13 arrested in Israel Aerospace Industries corruption scandal

Among the suspects, whose names remain under gag-order, one is a well-known former IDF official.

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March 15, 2017 16:00
1 minute read.
IAI

A "Bird Eye-650" Long Endurance mini-UAV system developed by Israel Aerospace Industries (IAI) is displayed at the Unmanned Vehicles Conference 2015 on November 9, 2015, in the Israeli coastal city of Tel Aviv. (photo credit: JACK GUEZ / AFP)

 
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Police arrested 13 people on Wednesday, including retired IDF brigadier-general Amal Asad, on corruption allegations tied to the Israel Aerospace Industries, Israel’s largest government-owned aviation manufacturer.

Asad, who now sits on the board of directors of IAI, is suspected of receiving bribes from businessmen at technology company DruzeNet to further the company’s interests with IAI.

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The arrests came after a nearly yearlong “extensive” undercover investigation by the Lahav 433 anti-fraud unit in cooperation with the Israel Tax Authority, the director of security of the Defense Establishment, an internal investigation branch of the Defense Ministry, accompanied by the State Attorney’s economic office.

The investigation comprised “a large number of sub-allegations raising suspicion of corruption offenses including aggravated fraud, money laundering, theft by a public servant, fraud and breach of trust,” the police’s Intelligence and Investigations Division said in a statement.

According to police, the investigation raised the suspicion of “systematic criminal behavior and deep corruption seemingly commonplace in Israel Aerospace Industries.”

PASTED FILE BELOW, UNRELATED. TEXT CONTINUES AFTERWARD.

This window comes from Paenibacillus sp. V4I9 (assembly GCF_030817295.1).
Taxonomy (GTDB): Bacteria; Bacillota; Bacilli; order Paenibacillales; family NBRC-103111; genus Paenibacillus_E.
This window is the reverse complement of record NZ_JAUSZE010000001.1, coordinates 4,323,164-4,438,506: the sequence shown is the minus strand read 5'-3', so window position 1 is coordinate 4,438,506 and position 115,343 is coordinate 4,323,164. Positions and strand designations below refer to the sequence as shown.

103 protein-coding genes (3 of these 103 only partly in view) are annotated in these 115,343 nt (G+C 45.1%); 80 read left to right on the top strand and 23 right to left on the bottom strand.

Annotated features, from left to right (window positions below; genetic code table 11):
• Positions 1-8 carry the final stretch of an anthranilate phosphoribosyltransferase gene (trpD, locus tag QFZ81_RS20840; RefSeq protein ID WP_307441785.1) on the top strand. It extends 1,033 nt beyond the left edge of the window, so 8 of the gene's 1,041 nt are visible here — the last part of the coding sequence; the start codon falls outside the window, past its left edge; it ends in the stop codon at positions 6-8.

The general’s remand was extended for one day, while the remands of the 12 other suspects were extended from one to 14 days in the Rishon Lezion Magistrate’s Court.

Police said the episode, known as case 630, includes a large number and variety of suspects at various levels of the company, including executives, board members, board directors, managers, junior staff and “those who were supposed to be gatekeepers and consultants, vendors and service providers in the aircraft industry.”



The suspects’ homes and offices were searched on Wednesday.

Asad’s attorney, Uri Kenan, denied the allegations, and called the arrest a “drastic procedure in this case when you can investigate without an arrest.”

IAI said in a statement it would not comment on the investigation.

“The CEO instructed all relevant parties to fully cooperate with the Israel Police as necessary and without restrictions and adhere to their guidelines in order to conclude the investigation and prosecute anyone who commits an offense,” the company said.

Others named in the investigation are Shimon Frits, Mairav Tamir, Meir Astrovsky, Amos Ben David, Avi Fiss, Shmuel Albarchi. The names of five other suspects remain under gag order.

Anna Ahronheim contributed to this report.

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